New America Media, News Report, Nicole Hudley
SACRAMENTO — Erica Lawrence became worried about her friend when she started acting distant, losing weight, and getting into fights at school. Her worry turned to dread when the friend became pregnant and ran away from home and Lawrence, 16, didn’t know where to find her. Months went by before Lawrence finally discovered that her friend had run away with a man who she said loved her and would take care of her. He only asked for one thing in return – that she have sex with strangers for money.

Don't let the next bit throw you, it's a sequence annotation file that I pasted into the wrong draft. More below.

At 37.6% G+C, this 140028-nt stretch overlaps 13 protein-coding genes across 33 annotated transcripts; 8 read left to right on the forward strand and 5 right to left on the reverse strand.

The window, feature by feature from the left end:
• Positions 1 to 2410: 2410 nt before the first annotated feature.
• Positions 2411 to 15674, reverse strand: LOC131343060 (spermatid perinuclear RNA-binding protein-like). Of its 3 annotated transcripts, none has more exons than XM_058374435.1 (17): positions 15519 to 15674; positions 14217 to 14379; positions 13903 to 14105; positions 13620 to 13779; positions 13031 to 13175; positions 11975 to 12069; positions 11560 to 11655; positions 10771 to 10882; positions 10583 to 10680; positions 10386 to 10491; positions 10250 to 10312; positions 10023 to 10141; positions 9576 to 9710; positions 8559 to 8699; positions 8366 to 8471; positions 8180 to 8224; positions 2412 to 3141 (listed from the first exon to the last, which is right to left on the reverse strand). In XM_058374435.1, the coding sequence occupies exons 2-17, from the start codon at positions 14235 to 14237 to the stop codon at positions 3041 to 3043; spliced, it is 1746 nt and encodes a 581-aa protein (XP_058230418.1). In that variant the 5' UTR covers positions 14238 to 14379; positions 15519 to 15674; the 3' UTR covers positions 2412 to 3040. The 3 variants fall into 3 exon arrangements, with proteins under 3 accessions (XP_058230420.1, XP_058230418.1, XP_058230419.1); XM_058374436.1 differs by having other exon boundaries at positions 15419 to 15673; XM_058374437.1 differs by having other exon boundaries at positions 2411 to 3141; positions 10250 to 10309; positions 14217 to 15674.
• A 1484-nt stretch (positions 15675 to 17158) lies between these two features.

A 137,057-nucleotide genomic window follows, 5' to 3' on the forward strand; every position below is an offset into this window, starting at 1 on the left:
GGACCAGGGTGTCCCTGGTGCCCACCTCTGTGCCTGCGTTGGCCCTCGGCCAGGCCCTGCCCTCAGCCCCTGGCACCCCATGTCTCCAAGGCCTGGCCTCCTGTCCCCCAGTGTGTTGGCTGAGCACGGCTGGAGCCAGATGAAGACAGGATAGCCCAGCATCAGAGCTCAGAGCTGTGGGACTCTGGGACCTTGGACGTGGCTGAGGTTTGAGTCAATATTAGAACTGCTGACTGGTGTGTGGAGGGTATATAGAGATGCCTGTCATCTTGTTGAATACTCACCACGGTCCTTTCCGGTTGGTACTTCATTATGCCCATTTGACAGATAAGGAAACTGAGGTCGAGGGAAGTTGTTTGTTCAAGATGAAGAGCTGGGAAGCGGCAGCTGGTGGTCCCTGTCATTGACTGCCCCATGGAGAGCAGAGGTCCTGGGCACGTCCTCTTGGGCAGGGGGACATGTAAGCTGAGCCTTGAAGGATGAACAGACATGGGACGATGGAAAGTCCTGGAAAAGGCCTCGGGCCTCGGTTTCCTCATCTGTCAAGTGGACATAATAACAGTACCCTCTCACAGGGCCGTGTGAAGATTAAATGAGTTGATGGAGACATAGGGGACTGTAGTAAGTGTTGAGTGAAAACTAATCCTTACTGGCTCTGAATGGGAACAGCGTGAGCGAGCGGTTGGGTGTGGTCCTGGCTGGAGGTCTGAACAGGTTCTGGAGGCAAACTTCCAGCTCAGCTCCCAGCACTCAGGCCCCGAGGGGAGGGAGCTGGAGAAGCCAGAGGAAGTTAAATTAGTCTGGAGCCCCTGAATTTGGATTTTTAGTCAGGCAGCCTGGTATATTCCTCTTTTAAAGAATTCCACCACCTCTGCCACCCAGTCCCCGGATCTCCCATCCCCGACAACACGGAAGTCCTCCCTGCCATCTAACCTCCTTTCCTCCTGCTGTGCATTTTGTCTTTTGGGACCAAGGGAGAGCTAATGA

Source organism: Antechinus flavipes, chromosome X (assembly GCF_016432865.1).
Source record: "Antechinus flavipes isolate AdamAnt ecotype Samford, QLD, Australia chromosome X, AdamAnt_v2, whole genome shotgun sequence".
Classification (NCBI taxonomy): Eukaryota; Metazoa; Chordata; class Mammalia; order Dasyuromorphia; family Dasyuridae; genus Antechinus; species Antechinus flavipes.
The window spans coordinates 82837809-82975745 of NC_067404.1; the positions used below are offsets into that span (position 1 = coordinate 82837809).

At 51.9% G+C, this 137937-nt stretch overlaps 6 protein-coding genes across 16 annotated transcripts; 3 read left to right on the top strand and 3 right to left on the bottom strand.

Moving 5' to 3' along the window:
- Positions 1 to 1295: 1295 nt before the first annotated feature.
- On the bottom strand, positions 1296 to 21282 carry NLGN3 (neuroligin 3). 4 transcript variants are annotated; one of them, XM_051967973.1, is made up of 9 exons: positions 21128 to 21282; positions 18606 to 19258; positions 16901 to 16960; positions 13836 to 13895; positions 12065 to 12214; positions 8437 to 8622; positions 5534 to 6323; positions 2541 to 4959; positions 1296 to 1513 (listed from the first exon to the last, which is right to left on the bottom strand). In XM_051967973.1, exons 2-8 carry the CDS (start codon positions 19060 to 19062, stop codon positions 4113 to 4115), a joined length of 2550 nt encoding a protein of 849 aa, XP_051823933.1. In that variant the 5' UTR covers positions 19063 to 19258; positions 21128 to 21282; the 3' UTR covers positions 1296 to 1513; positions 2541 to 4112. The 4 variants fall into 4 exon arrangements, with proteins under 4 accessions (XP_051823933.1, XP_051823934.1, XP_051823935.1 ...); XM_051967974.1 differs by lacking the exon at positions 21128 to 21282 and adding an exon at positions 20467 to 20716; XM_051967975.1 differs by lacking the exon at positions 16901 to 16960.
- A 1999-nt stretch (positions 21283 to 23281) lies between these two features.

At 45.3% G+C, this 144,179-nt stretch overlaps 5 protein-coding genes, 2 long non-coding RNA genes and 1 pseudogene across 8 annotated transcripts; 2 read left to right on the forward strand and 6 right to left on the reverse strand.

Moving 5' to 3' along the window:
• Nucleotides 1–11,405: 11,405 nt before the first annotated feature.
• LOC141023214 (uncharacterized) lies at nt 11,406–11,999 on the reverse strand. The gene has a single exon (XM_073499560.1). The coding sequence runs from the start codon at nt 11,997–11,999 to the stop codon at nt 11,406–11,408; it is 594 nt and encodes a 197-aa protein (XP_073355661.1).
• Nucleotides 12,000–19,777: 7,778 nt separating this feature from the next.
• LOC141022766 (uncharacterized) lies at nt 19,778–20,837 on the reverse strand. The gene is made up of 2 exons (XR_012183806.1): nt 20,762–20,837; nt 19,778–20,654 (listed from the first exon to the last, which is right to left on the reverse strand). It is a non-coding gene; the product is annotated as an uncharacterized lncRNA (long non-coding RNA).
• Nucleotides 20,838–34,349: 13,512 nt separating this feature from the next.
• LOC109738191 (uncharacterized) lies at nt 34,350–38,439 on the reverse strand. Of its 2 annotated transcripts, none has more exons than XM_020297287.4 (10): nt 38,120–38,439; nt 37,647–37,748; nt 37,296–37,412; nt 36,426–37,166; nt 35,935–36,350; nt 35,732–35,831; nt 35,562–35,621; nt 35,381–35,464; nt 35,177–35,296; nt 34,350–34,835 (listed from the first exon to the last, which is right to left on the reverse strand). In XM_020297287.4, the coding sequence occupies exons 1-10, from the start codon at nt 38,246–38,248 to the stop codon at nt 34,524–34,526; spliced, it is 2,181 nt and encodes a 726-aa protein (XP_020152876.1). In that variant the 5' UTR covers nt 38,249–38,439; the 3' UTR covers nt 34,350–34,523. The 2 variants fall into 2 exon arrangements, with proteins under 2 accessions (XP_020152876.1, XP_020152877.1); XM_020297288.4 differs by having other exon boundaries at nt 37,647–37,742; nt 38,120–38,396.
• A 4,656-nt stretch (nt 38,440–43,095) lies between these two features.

Lawrence testified in Sacramento last month during a senate hearing on the sexual exploitation of youth, a problem that advocates and law enforcement officials say is a growing concern. Senator Leland Yee (D-San Francisco), who recently authored a bill to address the problem, convened the hearing.
Because of the high financial rewards and relatively low risk of arrest, California-based gangs that in the past relied on drug and weapon sales for money are increasingly turning to prostitution — including prostitution of minors, according to a recent report by the California Child Welfare Council. Nationally, the FBI reports that 100,000 children between the ages of 11 and 14 fall victim to commercial sexual exploitation each year in the United States.
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